Not all second-story additions require you to leave the premises for months on end, but some do. If you move out temporarily during construction, you won’t have much access to anything you leave behind. And if you’re paying for accommodations, those costs can add up quickly. If you stay at home, you may find that although living amidst the dust and the noise is possible, it’s very unpleasant, especially if you can’t use all of your home’s amenities, such as your stove or washer and dryer.

And as with all complex projects, the initial estimated time frame you receive may turn out to be unrealistic. Anything from bad weather to unexpected electrical, plumbing, or even personal issues can delay construction, meaning the time you spend away from your house – or living in a partially-finished house – can stretch longer than you planned for.

5. Am I forgetting hidden costs?

Sure, you probably know that constructing a second story isn’t cheap, but the costs might be even higher than you think, and they can come from unexpected places. An addition can mean that your home’s assessment will rise, as well as your property taxes and insurance premiums. And the work involved can damage landscaping, necessitating later repairs.

6. Am I ignoring possible negative consequences?

Adding an upstairs to your ranch might seem like a win-win situation – your house will look more modern and there will be more room for everyone. However, adding stairs to a formerly one-level house may create areas that are off-limits if you or someone in your household develops mobility problems in the future.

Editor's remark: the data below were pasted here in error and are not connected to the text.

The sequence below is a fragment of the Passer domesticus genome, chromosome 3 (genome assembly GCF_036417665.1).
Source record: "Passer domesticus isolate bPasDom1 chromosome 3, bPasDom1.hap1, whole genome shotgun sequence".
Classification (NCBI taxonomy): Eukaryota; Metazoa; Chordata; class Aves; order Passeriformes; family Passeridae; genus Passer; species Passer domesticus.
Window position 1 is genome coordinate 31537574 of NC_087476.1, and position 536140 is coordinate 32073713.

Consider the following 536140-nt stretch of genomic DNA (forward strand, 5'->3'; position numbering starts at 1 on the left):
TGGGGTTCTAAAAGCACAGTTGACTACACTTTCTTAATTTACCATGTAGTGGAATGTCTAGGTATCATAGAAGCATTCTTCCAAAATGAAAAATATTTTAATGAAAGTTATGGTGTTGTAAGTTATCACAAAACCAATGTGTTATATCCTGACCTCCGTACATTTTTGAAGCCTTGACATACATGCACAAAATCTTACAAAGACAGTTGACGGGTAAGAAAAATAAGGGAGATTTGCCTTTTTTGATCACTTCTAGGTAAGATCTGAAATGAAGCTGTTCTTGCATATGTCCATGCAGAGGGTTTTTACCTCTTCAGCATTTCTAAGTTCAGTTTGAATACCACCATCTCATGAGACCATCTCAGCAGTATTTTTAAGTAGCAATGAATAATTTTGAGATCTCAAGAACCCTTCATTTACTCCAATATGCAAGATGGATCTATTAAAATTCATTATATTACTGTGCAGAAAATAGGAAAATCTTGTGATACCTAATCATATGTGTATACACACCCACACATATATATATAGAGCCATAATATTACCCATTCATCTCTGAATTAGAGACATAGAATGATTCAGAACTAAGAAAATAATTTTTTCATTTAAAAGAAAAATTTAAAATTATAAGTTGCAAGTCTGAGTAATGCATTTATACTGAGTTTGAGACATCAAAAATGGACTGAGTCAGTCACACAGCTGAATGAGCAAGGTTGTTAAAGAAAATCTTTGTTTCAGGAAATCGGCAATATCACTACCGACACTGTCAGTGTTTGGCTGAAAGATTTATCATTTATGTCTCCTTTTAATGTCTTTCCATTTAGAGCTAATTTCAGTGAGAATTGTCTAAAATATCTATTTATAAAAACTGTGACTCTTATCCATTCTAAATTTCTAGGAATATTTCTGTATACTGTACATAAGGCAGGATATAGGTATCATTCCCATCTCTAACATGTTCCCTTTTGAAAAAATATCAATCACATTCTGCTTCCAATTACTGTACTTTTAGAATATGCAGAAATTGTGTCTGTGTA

A bigger house also means that you’ll have more rooms to clean – or that your cleaner will need to bill you for more hours. And although adding a second story will ideally improve your home’s curb appeal, a new exterior that doesn’t blend in with your home’s original style or your neighborhood can have the opposite effect. Make sure to exhaust your options of livable design ideas for the exterior of your home.

7. Should I buy a new home instead?

Depending on many factors, including your location and the style of your home, adding a second story can be comparable – in price, added value, and disruption to your daily life – to selling your current house and finding another that better suits your needs. A new room above your garage is one thing; a full second story with bedrooms and bathrooms might be such a large undertaking that packing up and moving to a new house begins to look like the better option.

This list of potential concerns isn’t meant to deter anyone from moving ahead with a desired home renovation. Adding a second story can increase the value of your home, allow your extended family to live together, and give you the opportunity to design the perfect space for your needs. But before you sign any contracts, make sure you thoroughly research and consider every aspect of the decision to ensure that adding a second story is really the right choice for you.

Thinking of adding on to your home? Make sure you have the right home insurance that’s tailored to fit your needs.

Keep Reading: Should You Move or Remodel?